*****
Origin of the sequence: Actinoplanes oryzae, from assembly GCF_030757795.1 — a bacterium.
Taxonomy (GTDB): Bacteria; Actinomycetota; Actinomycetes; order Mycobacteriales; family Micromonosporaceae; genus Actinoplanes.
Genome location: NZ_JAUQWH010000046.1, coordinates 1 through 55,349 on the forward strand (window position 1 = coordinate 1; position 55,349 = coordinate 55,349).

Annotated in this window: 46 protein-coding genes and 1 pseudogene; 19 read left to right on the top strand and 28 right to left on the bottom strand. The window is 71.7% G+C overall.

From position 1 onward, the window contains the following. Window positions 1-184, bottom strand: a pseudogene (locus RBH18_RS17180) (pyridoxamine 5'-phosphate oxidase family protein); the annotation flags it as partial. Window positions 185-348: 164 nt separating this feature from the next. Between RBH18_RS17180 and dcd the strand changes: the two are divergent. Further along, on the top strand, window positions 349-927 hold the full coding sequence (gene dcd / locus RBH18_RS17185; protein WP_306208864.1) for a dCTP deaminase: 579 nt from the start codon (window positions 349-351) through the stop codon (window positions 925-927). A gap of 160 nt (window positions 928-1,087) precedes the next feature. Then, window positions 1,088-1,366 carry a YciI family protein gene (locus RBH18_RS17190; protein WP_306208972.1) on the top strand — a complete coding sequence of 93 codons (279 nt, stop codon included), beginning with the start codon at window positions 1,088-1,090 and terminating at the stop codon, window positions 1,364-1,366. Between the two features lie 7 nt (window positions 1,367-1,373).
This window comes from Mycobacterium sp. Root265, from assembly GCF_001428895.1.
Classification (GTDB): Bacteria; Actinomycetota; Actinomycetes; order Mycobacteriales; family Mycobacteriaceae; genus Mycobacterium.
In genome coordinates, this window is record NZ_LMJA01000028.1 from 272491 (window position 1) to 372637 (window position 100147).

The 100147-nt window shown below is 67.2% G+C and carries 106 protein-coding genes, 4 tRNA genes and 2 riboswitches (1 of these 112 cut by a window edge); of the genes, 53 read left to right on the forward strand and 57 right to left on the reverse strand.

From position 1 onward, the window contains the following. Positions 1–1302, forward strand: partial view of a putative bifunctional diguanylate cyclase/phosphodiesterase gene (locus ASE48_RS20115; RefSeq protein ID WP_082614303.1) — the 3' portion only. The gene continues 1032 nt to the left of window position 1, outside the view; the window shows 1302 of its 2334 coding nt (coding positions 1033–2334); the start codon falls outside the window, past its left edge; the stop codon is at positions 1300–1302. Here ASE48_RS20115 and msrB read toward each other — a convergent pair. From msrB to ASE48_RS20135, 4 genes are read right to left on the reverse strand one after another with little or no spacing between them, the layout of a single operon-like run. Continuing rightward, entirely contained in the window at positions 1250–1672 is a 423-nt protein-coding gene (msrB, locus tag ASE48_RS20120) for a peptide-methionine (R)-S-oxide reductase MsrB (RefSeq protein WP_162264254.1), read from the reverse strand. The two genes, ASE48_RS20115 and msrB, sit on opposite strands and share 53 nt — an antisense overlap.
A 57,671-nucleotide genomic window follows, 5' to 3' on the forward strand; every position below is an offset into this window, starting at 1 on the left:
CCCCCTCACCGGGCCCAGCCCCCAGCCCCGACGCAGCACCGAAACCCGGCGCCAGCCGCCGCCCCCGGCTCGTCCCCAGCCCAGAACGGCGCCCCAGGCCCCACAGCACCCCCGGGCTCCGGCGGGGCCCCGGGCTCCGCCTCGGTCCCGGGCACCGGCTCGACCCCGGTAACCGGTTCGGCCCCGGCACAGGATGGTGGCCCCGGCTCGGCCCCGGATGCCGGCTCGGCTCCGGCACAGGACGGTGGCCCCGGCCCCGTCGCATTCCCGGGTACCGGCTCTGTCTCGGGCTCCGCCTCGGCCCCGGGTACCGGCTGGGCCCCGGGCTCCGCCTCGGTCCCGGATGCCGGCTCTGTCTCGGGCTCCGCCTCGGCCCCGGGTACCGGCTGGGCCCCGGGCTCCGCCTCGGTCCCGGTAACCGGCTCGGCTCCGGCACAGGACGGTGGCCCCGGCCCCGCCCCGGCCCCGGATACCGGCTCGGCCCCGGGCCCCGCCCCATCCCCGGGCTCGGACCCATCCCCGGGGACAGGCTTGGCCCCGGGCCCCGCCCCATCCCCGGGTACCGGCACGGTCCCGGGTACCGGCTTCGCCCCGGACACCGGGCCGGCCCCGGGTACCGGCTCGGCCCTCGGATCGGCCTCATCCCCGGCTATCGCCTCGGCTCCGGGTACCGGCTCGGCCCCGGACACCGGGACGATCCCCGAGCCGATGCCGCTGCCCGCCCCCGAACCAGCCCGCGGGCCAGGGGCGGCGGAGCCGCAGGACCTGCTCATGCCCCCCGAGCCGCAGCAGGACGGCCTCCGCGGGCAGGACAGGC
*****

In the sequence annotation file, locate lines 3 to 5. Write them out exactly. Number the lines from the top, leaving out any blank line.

Genome location: NZ_JAUQWH010000046.1, coordinates 1 through 55,349 on the forward strand (window position 1 = coordinate 1; position 55,349 = coordinate 55,349).

Annotated in this window: 46 protein-coding genes and 1 pseudogene; 19 read left to right on the top strand and 28 right to left on the bottom strand. The window is 71.7% G+C overall.

From position 1 onward, the window contains the following. Window positions 1-184, bottom strand: a pseudogene (locus RBH18_RS17180) (pyridoxamine 5'-phosphate oxidase family protein); the annotation flags it as partial. Window positions 185-348: 164 nt separating this feature from the next. Between RBH18_RS17180 and dcd the strand changes: the two are divergent. Further along, on the top strand, window positions 349-927 hold the full coding sequence (gene dcd / locus RBH18_RS17185; protein WP_306208864.1) for a dCTP deaminase: 579 nt from the start codon (window positions 349-351) through the stop codon (window positions 925-927). A gap of 160 nt (window positions 928-1,087) precedes the next feature. Then, window positions 1,088-1,366 carry a YciI family protein gene (locus RBH18_RS17190; protein WP_306208972.1) on the top strand — a complete coding sequence of 93 codons (279 nt, stop codon included), beginning with the start codon at window positions 1,088-1,090 and terminating at the stop codon, window positions 1,364-1,366. Between the two features lie 7 nt (window positions 1,367-1,373).